The Environmental Protection Agency is considering stricter emissions laws for heavy trucks, Kia and Hyundai thefts are hitting the roof, and a new competitor has emerged to fight US electric vehicle tax incentives. All that and more in morning shift for Thursday, September 22, 2022.
first speed: Environmental Protection Agency to consider environmental protection
Back in March, the Environmental Protection Agency (EPA) looked at new regulations regarding heavy-duty trucks, to reduce emissions from the industrial wing of the US auto market. Then the agency got bored of it, it’s supposed to really become macrame or elden ring For a few months, but now her attention has turned to the big trucks – apparently, thanks to Congress. From Reuters:
The U.S. Environmental Protection Agency will consider adopting stricter greenhouse gas emissions regulations for heavy trucks, the agency told Reuters, after Congress passed new incentives to speed up the adoption of zero-emissions vehicles.
In March, the Environmental Protection Agency proposed new rules to cut greenhouse gas emissions and greenhouse gases from heavy vehicles. The agency said it would reopen proposed greenhouse gas bases after the passage of the climate law in August and the spending of the inflation-reduction act, a move that could speed up America’s shift to heavy-duty electric vehicles.
The EPA will issue an additional rule-making notice for proposed consideration of stricter greenhouse gas standards for the years 2027 through 2029 in December.
“The big change here is the inflation-reduction law,” Joseph Goffman, an official with the Environmental Protection Agency’s Office of Air and Radiation, told Reuters. “Congress has certainly sent a very strong message backed by significant resources.”
“[I]Sending a supplementary notice to lay out the proposed rules for consideration of stricter criteria “is the kind of busy business I expect from snow crashRemnants of the US government are largely unrelated, proving my theory that we’ve lived in a cyberpunk dystopia for years.
second gear: Kia Boys stay at it
Over the past few months, TikTokers has exploited a new vulnerability in late Kia and Hyundai models. Using the amazing technical technique of “jamming something in the ignition and switching it off”, thieves have stolen an incredible number of Korean cars. A lot of Kia and Hyundai cars seem to be a statistical anomaly among car thefts. From Reuters:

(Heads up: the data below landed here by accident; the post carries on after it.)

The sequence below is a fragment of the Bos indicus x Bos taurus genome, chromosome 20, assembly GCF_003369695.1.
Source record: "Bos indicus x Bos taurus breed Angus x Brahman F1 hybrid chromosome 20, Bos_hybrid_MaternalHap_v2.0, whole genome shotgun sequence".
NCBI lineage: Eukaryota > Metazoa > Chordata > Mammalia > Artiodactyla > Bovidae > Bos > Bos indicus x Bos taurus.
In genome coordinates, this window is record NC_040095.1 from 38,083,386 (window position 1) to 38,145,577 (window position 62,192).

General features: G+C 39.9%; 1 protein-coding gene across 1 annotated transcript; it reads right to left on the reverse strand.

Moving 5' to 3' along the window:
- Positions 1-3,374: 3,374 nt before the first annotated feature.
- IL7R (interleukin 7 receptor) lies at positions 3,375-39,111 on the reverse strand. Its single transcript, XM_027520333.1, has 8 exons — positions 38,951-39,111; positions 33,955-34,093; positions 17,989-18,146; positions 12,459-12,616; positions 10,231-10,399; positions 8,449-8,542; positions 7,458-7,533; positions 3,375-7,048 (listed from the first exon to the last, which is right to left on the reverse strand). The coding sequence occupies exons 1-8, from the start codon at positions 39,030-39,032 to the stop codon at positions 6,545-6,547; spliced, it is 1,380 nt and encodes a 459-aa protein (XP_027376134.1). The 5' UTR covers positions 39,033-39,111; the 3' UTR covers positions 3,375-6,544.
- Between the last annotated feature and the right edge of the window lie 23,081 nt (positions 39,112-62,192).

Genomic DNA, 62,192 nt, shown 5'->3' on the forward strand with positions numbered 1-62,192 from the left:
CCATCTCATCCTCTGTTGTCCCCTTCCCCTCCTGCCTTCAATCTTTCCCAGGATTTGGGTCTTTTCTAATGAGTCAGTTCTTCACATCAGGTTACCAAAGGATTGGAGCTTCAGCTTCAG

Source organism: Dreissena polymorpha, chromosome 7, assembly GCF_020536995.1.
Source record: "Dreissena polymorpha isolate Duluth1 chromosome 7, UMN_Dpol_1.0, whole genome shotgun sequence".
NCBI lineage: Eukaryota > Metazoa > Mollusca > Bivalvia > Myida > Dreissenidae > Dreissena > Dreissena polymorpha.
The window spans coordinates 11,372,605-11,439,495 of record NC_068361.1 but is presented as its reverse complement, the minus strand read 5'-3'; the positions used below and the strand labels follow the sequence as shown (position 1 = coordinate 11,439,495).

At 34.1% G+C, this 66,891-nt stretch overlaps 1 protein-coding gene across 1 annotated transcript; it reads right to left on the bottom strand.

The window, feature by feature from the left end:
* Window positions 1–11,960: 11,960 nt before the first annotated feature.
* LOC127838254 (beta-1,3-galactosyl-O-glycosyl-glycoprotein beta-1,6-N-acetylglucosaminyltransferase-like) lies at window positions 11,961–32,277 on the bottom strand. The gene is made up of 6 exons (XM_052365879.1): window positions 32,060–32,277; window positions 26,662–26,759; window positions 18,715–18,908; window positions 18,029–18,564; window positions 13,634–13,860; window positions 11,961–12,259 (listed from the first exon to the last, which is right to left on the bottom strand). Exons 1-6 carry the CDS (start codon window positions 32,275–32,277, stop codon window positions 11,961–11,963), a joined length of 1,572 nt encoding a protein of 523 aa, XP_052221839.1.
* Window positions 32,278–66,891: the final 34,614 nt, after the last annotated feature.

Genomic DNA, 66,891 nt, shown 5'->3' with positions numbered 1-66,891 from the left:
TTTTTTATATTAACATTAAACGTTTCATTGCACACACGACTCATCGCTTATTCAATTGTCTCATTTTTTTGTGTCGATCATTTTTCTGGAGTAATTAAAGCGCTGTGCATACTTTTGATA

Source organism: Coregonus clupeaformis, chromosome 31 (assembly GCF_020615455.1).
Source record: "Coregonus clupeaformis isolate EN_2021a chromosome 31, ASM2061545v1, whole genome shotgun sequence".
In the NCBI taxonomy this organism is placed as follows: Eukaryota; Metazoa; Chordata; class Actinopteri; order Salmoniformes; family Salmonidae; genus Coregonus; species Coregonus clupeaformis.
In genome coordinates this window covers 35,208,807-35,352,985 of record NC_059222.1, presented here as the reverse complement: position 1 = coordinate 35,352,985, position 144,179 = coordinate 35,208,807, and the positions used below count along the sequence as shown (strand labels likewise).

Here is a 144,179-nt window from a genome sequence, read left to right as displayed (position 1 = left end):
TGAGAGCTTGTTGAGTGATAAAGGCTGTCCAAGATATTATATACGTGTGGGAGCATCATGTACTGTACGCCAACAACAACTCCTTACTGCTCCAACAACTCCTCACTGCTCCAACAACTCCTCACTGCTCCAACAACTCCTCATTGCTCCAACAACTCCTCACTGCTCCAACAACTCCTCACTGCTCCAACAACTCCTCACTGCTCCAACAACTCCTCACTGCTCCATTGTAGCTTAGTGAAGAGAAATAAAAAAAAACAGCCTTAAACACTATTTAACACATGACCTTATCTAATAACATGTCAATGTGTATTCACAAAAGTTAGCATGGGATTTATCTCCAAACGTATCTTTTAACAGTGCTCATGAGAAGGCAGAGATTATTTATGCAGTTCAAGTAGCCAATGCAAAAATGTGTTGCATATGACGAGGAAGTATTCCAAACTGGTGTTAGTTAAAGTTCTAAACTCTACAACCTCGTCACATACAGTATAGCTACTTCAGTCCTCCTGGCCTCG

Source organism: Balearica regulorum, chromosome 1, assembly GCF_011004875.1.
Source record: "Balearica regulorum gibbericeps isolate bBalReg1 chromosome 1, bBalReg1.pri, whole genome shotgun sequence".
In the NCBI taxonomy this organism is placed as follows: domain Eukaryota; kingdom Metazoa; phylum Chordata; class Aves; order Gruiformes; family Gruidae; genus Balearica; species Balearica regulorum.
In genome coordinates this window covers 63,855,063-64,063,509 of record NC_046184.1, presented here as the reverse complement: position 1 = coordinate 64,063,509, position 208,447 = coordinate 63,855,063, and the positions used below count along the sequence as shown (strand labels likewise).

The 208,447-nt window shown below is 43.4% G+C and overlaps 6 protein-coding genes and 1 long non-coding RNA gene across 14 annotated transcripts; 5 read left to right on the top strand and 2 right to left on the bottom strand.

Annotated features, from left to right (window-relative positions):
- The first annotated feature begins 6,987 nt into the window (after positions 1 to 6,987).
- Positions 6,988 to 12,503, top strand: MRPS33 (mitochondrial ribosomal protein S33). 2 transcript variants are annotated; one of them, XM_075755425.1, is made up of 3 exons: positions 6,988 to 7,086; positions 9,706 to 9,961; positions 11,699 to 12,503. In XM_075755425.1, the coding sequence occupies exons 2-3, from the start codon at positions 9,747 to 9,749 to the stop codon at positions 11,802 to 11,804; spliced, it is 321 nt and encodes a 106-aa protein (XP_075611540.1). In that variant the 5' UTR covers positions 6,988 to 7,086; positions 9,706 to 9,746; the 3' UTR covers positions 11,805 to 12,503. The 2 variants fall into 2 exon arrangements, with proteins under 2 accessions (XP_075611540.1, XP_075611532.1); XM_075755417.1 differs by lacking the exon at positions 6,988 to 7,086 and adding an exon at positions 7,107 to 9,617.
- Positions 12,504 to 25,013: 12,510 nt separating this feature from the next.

A nonprofit group said Thursday that claims for theft in the United States were nearly as common for Hyundai Motor (005380.KS) and Kia Corp (000270.KS) vehicles than for all other manufacturers between 2015 through 2019.
The Insurance Institute for Highway Safety (IIHS) Highway Loss Data Institute said many 2015-19 Hyundai and Kia vehicles do not have electronic stabilizers, preventing people from breaking into the vehicle and bypassing the ignition. The feature is standard equipment on nearly all vehicles made by other manufacturers during this time frame, according to IIHS.
Immobilizers were standard on 62% of models from other manufacturers in the 2000 model year, the insurance group said, rising to 96% by 2015. But they were standard on only 26% of 2015 Hyundai and Kia models, it said.
If the entire auto industry embraced a feature that makes auto theft more difficult, you’d think even laggard automakers would join in – without having to prove that these anti-theft devices exist in the real world. Kia and Hyundai have caught up, setting immobilizer standards, but that’s a small consolation for previous car owners.
Third gear: China joins complaints group over US electric car tax credits
Back when the Inflation Reduction Act was passed through Congress, there was ambiguity that its protectionist requirements for electric vehicles could conflict with international trade agreements. Then it passed, and Correa complained. Then Japan complained. Now, China is getting into the mix. From Car News:
China has joined criticism of a new US law providing tax breaks for electric vehicles, threatening to take unspecified action if necessary to protect its interests from a law it says is “discriminatory”.
Ministry of Commerce spokesperson Xu Jueting said the provision in the Inflation Reduction Act that excludes tax credits for vehicles assembled abroad “discriminates against similar imported goods, and is suspected of violating WTO principles.” “China will continue to assess and evaluate the implementation of the legislation and take measures to protect its legal interests when necessary,” she added, without giving details.